Tuesday, September 16, 2008


So, I finally broke down and bought an Urdu/Hindi/English dictionary, even though the idea of my learning any kind of Arabic script is utterly ridiculous. One nice side effect: the Devanagari looks much easier next to it, because I'm used to it. I mentioned that the Arabic letters were just so squiggly, I couldn't wrap my mind around. My honey looked at a Hindi word next to an Urdu one and said, "Ah, because that isn't squiggly at all."

"But the Urdu is squigglier," I said.

Apparently, I can rate the difficulty of a language on a spectrum of squiggliness.

Seriously, though (or semi- so), there are a few things this makes me think about languages. First of all, it's obvious that the Roman alphabet (as well as the rune alphabet) was designed to be carved into things, stone or wood. And some alphabets were made to be written with brushes. Were there flukes of materials-access that led the written languages to evolve in the different ways?

It would be easy to speculate that a more rigid alphabet leads to more rigid thinking. When you carve something out, it's like: that's it! That's the way it is! Because it wouldn't be easy to amend. See how easy it is to come up with theories? Kinda scary).

But I don't believe that language is destiny, because we can always choose to expand our thinking.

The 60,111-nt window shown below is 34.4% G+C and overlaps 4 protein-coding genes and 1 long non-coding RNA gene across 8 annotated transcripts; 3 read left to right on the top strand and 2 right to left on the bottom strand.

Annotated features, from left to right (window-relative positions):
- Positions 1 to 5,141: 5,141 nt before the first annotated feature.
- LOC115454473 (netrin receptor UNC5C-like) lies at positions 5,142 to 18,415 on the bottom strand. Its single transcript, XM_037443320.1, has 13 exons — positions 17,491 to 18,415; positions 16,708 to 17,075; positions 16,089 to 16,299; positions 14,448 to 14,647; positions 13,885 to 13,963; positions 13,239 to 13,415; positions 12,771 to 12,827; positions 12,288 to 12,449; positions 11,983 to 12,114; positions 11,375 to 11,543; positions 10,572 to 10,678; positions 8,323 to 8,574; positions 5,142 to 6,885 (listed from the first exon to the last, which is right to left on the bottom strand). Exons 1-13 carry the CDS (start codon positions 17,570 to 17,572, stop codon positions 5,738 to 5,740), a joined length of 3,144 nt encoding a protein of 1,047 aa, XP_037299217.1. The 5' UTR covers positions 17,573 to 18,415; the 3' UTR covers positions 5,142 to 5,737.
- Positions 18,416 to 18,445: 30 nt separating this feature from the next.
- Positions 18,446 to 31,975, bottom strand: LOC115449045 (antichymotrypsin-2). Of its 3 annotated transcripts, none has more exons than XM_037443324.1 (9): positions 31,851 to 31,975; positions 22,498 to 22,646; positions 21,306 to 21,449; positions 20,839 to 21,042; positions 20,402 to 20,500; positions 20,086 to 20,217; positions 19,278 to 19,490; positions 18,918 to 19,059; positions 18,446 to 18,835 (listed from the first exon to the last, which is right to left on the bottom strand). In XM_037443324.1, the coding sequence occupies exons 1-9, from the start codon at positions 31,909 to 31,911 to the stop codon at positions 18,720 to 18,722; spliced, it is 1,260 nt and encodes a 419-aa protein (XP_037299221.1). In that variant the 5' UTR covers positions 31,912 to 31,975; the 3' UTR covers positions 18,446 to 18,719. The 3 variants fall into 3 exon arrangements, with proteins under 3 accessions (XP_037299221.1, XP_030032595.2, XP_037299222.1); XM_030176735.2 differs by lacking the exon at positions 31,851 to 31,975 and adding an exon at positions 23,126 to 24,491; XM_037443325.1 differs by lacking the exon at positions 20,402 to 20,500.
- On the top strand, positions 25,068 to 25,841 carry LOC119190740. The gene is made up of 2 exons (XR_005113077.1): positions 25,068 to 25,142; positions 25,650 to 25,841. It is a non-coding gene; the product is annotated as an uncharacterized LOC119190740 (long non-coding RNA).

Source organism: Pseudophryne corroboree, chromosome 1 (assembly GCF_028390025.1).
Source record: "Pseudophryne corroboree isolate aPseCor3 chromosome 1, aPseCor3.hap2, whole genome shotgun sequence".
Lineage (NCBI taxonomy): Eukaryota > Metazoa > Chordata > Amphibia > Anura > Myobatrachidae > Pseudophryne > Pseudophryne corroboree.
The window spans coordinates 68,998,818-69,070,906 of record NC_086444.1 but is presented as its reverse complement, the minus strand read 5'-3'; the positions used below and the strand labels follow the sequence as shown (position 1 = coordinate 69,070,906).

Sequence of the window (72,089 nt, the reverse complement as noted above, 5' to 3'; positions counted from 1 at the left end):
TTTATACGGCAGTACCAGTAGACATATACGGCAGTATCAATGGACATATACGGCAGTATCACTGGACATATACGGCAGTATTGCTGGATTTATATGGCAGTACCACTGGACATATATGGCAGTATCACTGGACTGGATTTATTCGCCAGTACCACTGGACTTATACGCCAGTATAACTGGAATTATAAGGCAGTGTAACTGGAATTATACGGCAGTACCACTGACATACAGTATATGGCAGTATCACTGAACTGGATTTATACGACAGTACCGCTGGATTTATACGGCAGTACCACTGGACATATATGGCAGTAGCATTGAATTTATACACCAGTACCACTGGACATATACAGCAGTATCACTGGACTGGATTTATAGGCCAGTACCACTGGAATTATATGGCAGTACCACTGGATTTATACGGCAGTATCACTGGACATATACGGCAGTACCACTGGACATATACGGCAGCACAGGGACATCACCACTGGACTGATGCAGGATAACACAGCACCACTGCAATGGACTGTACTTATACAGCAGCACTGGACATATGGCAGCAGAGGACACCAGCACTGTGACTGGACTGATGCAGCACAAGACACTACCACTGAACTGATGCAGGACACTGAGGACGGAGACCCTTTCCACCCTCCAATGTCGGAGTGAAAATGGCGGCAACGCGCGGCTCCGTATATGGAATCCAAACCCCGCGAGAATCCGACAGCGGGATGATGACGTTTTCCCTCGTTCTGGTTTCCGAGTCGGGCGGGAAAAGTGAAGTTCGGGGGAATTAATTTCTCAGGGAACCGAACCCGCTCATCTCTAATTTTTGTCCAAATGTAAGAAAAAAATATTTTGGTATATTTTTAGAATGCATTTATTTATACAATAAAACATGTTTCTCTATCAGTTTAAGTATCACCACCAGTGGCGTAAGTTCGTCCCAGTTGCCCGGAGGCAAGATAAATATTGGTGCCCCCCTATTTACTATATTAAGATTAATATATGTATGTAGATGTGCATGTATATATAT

My other thought is how, growing up with a language like English, it seems almost self-evident that the language and the alphabet are interconnected. Then we learn that the same alphabet can be used for different languages, and different languages can have different alphabets. But still, the idea that a spoken language can be expressed in completely different alphabets (either of which would be the normal, natural one to its native users) really highlights the arbitrary nature of it all.

Of course, the fact that we can communicate at all is kind of mind-blowing. When going from one language to another, people are at least aware of the difficulty in communicating. When we all speak the same language, people often assume an understanding that may not actually be there, for many reasons. Now that one's a real theory, but not to any particular end...

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